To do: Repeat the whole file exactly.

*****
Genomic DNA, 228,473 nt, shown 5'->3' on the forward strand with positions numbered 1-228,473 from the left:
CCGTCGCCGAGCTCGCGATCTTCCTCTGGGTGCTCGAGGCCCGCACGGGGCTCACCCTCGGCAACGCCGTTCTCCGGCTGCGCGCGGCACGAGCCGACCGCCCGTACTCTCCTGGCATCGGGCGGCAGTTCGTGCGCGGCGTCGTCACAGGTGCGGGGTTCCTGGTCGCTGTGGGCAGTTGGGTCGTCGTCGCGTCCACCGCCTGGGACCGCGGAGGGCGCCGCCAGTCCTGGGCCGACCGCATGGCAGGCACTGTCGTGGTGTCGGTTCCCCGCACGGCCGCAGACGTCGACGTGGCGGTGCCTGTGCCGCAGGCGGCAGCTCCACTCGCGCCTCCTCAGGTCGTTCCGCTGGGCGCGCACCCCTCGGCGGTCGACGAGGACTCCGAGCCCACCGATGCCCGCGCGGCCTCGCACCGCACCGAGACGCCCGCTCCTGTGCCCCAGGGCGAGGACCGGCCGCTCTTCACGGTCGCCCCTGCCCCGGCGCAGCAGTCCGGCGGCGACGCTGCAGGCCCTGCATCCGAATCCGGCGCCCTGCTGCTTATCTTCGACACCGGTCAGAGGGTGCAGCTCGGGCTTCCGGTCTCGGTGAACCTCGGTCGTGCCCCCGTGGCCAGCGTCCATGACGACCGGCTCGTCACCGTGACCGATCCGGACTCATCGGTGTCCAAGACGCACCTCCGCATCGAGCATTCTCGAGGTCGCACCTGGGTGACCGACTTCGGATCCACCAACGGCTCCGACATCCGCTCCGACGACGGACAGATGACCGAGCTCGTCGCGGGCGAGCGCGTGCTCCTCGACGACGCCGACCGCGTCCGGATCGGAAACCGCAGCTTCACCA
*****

Genomic DNA, 228,473 nt, shown 5'->3' on the forward strand with positions numbered 1-228,473 from the left:
CCGTCGCCGAGCTCGCGATCTTCCTCTGGGTGCTCGAGGCCCGCACGGGGCTCACCCTCGGCAACGCCGTTCTCCGGCTGCGCGCGGCACGAGCCGACCGCCCGTACTCTCCTGGCATCGGGCGGCAGTTCGTGCGCGGCGTCGTCACAGGTGCGGGGTTCCTGGTCGCTGTGGGCAGTTGGGTCGTCGTCGCGTCCACCGCCTGGGACCGCGGAGGGCGCCGCCAGTCCTGGGCCGACCGCATGGCAGGCACTGTCGTGGTGTCGGTTCCCCGCACGGCCGCAGACGTCGACGTGGCGGTGCCTGTGCCGCAGGCGGCAGCTCCACTCGCGCCTCCTCAGGTCGTTCCGCTGGGCGCGCACCCCTCGGCGGTCGACGAGGACTCCGAGCCCACCGATGCCCGCGCGGCCTCGCACCGCACCGAGACGCCCGCTCCTGTGCCCCAGGGCGAGGACCGGCCGCTCTTCACGGTCGCCCCTGCCCCGGCGCAGCAGTCCGGCGGCGACGCTGCAGGCCCTGCATCCGAATCCGGCGCCCTGCTGCTTATCTTCGACACCGGTCAGAGGGTGCAGCTCGGGCTTCCGGTCTCGGTGAACCTCGGTCGTGCCCCCGTGGCCAGCGTCCATGACGACCGGCTCGTCACCGTGACCGATCCGGACTCATCGGTGTCCAAGACGCACCTCCGCATCGAGCATTCTCGAGGTCGCACCTGGGTGACCGACTTCGGATCCACCAACGGCTCCGACATCCGCTCCGACGACGGACAGATGACCGAGCTCGTCGCGGGCGAGCGCGTGCTCCTCGACGACGCCGACCGCGTCCGGATCGGAAACCGCAGCTTCACCA